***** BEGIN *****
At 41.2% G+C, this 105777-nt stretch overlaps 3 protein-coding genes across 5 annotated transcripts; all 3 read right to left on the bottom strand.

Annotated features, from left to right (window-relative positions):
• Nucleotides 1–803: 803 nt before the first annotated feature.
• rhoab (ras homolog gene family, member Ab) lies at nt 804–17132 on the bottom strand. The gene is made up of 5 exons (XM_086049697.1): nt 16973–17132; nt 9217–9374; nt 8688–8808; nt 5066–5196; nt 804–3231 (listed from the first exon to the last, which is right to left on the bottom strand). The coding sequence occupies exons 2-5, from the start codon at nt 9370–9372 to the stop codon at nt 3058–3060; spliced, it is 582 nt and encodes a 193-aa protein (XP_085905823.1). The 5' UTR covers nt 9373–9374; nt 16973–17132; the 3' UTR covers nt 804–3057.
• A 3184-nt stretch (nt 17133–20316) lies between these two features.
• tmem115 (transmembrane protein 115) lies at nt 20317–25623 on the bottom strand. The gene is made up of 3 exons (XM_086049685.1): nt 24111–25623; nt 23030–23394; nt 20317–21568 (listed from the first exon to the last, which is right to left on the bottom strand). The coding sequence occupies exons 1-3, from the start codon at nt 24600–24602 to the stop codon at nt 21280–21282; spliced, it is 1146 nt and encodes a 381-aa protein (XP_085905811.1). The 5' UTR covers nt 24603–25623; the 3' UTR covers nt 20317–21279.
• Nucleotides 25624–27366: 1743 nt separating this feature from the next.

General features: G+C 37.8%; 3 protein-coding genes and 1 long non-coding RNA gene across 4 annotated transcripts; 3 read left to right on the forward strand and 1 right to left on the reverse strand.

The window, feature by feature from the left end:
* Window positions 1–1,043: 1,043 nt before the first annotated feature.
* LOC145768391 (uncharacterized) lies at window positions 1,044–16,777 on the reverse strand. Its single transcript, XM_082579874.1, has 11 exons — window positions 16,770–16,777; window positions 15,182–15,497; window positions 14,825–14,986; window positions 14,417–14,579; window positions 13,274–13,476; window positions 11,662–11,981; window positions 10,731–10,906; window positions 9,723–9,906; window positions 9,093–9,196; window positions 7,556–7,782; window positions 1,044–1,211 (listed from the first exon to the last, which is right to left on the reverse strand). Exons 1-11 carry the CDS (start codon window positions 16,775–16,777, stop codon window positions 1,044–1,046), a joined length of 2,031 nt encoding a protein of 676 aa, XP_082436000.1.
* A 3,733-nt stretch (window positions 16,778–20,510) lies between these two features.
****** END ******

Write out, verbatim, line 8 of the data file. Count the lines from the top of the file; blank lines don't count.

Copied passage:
General features: G+C 37.8%; 3 protein-coding genes and 1 long non-coding RNA gene across 4 annotated transcripts; 3 read left to right on the forward strand and 1 right to left on the reverse strand.